A Swiss citizen living in Switzerland owns assets in various EU states. He/she must take into account the provisions of the EU Inheritance Regulation (and his/her home law) for his/her inheritance planning. In particular, he/she should be aware of the possibility of a choice of law, among other things.
International wealth interdependencies make inheritance planning complex. You want to ensure that your own will as a future testator can actually be implemented.
If, for example, the future testator lives in Switzerland and owns assets in various member states of the European Union (EU) as well as in Switzerland, the following questions arise: The authorities of which state will be competent for the inheritance (international jurisdiction)? Which legal system will be applicable at all (applicable law) and may one possibly choose it oneself (choice of law)? The choice of law is of central importance, because the applicable law determines in particular who and how much someone will or can inherit. Depending on the national substantive law of succession, the scope for design varies considerably.
In the case of married testators, before the inheritance is determined, the matrimonial property regime must also be applied to testators in Switzerland, i.e. the dissolution of the property relationship in accordance with the rules of the chosen matrimonial property regime.
Swiss law bases the question of jurisdiction and applicable law on the domicile of the testator. A foreign testator (resident in Switzerland) has the additional option of choosing the law of his or her home country. The last domicile refers to the place where someone resides with the intention of remaining permanently. This term is also not as clear as it seems. The place of residence in this sense does not necessarily have to be the place where one is officially registered. Here, too, various indications have to be taken into account. If the last residence of the deceased, who has assets abroad, was in Switzerland, Switzerland claims international jurisdiction over the worldwide estate and the (Swiss) authorities apply Swiss law. Nevertheless, in the case of existing foreign assets – namely those in the EU – the EU Inheritance Regulation must be taken into account. It also contains rules of jurisdiction for such cross-border situations. The potential for collisions and conflicts is almost explosive.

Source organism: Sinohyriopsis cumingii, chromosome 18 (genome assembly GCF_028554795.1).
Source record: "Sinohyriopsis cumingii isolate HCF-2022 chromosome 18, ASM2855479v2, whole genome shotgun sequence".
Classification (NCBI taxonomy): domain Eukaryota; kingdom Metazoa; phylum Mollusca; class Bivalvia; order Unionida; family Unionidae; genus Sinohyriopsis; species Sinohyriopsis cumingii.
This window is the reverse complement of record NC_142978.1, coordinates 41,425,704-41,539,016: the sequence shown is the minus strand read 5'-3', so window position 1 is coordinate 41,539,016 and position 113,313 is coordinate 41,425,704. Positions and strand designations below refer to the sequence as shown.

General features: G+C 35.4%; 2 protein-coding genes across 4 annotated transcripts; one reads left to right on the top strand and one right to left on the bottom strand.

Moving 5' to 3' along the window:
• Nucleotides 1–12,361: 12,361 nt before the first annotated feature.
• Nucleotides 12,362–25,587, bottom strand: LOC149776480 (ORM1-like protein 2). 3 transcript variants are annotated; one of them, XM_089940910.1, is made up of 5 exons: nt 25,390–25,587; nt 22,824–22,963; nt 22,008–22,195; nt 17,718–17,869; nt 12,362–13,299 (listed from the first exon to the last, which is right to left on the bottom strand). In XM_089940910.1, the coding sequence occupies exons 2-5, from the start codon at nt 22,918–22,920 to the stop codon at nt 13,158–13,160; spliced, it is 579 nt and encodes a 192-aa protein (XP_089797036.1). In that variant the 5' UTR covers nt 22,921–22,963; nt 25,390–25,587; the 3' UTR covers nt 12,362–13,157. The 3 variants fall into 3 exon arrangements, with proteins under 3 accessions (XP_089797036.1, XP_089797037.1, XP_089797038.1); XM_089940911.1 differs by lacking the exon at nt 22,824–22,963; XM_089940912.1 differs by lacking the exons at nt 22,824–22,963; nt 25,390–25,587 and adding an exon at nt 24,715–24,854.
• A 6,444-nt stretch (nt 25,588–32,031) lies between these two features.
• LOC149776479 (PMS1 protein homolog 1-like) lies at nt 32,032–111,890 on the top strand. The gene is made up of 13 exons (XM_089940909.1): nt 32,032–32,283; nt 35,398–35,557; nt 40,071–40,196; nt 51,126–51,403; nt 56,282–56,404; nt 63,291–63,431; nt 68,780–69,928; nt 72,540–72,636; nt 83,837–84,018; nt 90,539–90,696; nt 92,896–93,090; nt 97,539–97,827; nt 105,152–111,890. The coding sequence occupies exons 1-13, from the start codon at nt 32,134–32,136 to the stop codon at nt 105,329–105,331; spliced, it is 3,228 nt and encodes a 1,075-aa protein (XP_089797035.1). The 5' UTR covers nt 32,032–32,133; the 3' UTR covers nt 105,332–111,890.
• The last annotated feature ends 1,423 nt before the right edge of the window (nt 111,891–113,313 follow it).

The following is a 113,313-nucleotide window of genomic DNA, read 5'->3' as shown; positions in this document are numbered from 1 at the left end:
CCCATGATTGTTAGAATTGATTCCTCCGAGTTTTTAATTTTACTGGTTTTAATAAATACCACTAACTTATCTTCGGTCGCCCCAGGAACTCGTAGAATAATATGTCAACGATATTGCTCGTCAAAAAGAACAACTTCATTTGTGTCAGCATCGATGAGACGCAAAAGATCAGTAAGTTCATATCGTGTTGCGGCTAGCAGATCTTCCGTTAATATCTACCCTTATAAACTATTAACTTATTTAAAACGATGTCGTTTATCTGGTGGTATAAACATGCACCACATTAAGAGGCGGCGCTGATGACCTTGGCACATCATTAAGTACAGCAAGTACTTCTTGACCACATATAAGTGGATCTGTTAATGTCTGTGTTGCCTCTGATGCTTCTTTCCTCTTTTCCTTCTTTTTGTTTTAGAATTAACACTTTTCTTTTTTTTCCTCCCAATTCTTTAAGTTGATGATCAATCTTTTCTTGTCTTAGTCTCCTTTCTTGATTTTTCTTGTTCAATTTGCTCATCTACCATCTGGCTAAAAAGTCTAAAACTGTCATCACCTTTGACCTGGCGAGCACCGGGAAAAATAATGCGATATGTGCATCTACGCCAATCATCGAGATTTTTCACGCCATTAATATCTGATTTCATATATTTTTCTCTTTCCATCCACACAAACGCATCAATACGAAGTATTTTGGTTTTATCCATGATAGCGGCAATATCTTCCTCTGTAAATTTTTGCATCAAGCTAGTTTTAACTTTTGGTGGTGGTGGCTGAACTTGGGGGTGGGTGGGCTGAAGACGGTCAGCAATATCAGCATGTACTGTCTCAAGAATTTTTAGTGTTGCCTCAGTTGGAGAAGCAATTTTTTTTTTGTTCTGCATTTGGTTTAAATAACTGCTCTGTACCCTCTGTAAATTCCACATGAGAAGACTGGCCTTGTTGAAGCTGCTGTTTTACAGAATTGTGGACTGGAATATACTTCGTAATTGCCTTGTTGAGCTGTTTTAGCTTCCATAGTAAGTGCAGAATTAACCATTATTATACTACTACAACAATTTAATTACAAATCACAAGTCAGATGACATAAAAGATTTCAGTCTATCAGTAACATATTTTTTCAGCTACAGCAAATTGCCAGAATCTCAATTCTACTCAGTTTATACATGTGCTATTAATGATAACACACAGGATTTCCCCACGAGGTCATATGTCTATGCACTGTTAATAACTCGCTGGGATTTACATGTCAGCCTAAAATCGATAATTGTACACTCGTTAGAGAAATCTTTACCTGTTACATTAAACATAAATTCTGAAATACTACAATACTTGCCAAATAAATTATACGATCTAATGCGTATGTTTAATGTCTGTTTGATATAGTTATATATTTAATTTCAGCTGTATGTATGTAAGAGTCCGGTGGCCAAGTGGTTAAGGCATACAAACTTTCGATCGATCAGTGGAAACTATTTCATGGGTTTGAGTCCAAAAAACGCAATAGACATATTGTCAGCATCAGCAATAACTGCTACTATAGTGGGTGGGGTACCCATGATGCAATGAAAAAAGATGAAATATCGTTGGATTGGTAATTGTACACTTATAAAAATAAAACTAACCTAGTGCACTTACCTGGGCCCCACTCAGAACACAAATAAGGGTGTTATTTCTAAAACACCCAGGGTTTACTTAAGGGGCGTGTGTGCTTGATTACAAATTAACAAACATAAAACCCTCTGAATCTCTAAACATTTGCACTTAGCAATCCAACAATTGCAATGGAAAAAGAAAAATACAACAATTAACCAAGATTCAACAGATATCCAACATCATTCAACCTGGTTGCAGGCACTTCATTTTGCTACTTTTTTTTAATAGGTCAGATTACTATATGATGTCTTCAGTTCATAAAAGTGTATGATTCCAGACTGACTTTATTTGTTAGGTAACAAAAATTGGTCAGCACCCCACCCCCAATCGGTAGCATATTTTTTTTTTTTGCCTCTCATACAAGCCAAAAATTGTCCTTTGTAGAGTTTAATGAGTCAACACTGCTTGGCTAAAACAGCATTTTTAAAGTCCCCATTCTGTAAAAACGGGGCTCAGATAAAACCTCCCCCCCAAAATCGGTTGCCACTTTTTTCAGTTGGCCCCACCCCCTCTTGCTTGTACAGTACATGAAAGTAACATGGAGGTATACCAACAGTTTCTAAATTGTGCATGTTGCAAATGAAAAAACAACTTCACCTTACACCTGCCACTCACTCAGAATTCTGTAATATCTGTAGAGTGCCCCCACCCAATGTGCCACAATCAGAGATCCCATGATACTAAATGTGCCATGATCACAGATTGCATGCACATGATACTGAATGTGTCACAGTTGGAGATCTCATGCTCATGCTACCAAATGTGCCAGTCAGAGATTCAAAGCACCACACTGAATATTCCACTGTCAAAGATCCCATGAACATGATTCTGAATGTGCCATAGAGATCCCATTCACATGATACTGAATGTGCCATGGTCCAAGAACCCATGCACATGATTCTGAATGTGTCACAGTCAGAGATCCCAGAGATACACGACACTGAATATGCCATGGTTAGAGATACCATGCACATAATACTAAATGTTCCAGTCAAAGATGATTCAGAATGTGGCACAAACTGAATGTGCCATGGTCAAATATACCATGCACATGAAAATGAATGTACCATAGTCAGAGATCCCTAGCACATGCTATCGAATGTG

Thoughtful estate planning is indispensable in the case of internationally interwoven property relationships. If the testator (Swiss citizen) lives in France and has assets in Switzerland and the EU, the situation is different again (this constellation will be dealt with in more detail in a separate blog).
Prudent inheritance planning takes into account various scenarios as to how the will of the future testator can be implemented as well as possible and free of conflicts of jurisdiction. This involves more than just the (supposedly most important) question of who should inherit and how much. Whenever possible, the future testator should make a choice of law. The matrimonial property law or the property law in registered partnerships should not be disregarded.
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